To quote Ethel Merman, “Everything’s coming up roses!”
My car, however, had other ideas. It’s odd, but it seems that alternators seem to have this built-in ability to detect the most inopportune time to malfunction. Waving battery needles and red “Hey! Look down here at the dashboard! What do you think is wrong with me?” lights start dancing around in front of me, and before I knew it I was sitting on the side of the road, cell phone in hand, pacing a rut in the median while waiting for Triple AAA to tow me across the Potomac.
If Ethel was trying to tell me everything was coming up roses, Judas Priest was countering with, “You’ve got another thing comin’!”
So, instead of being at work at 7:30, rifling through the morning papers and my stack of news clippings, I was at my desk two hours late, cursing the car, the delay in tackling my work, and my dumb luck. Franz Schubert once said “A man endures misfortune without complaint;” obviously, Schubert never met me on a Thursday morning when my Type A schedule was getting shoved into Type E chaos.
And then I had a chat with a friend. The details of the chat aren’t important; it is sufficient to say that it is someone with a lot on their plate – actually, a lot on many different plates – and it put my car troubles (and griping) solidly into perspective. This friend gives a lot – to their family, their friends, their colleagues; I can certainly say that I’ve been given the gift of some valuable time, conversation, and insights over the past couple of years. On this day, at this particular time, I saw that I could try – in my own inimitable way – to give a little something back.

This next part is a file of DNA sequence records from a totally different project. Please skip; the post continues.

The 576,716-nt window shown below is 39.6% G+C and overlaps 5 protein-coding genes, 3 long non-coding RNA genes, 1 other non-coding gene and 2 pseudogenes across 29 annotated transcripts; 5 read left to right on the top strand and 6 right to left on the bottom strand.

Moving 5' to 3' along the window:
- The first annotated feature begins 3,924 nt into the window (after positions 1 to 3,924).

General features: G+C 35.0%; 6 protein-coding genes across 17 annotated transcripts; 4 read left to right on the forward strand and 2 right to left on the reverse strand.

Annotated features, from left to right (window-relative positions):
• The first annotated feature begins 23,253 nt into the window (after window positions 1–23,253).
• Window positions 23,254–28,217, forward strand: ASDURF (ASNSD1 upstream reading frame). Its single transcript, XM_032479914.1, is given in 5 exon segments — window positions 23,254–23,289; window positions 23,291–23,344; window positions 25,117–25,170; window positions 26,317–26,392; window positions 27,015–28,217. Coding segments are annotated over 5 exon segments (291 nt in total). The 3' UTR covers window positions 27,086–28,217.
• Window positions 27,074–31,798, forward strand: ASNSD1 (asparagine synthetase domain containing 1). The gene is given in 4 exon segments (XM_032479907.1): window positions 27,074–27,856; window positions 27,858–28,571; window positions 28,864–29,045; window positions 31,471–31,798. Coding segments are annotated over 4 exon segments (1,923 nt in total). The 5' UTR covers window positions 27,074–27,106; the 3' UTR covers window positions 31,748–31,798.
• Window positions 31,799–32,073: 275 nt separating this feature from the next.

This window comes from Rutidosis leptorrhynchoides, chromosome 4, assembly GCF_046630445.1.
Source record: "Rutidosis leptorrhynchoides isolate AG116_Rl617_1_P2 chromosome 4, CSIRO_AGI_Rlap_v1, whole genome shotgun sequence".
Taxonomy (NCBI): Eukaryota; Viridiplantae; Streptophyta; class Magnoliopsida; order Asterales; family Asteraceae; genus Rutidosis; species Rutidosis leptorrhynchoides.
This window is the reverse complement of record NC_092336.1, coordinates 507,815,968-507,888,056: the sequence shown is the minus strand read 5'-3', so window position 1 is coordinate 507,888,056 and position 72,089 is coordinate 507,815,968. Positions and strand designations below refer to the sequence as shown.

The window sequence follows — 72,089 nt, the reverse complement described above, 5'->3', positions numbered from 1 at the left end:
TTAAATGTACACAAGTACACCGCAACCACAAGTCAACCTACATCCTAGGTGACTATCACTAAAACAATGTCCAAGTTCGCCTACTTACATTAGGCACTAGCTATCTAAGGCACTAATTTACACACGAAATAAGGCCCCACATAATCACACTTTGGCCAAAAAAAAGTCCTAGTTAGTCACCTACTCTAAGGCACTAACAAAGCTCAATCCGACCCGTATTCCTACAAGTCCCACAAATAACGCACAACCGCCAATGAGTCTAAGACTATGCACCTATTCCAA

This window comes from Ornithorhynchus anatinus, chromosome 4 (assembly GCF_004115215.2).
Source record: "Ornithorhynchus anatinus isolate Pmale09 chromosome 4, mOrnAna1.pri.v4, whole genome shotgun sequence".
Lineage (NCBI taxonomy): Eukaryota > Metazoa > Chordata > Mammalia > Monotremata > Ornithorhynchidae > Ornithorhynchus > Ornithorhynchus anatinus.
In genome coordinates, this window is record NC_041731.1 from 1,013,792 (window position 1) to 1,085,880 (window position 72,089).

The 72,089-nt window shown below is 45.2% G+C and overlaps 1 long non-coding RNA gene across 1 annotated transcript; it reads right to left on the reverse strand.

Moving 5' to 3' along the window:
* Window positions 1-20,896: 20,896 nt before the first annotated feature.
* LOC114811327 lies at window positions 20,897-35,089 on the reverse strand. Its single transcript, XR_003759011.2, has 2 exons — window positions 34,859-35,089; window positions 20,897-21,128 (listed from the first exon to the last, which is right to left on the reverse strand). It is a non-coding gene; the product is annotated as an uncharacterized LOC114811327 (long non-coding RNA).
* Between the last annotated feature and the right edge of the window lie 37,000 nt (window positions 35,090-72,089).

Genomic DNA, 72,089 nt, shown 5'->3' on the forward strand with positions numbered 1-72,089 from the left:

It certainly never seems, when trying to repay the kindness of friends, to measure up to what I’ve been given, but even in trying to give something back to this friend, I got something back: an awareness (not quite the burning bush, but not too shabby in its own right) that alternators and getting to work on time and clearing off a to-do list are secondary to the needs of others.
A famous Vulcan once said, “The needs of the many outweigh the needs of the few, or the one.” Today, I got a great reminder in the midst of the chaos that was my own that it’s sometimes more important to focus on the needs of the one and the chaos that they might be battling in their own life.
So thank you Ford Motor Company – if it wasn’t for your lousy alternator, I might have missed out on a great gift!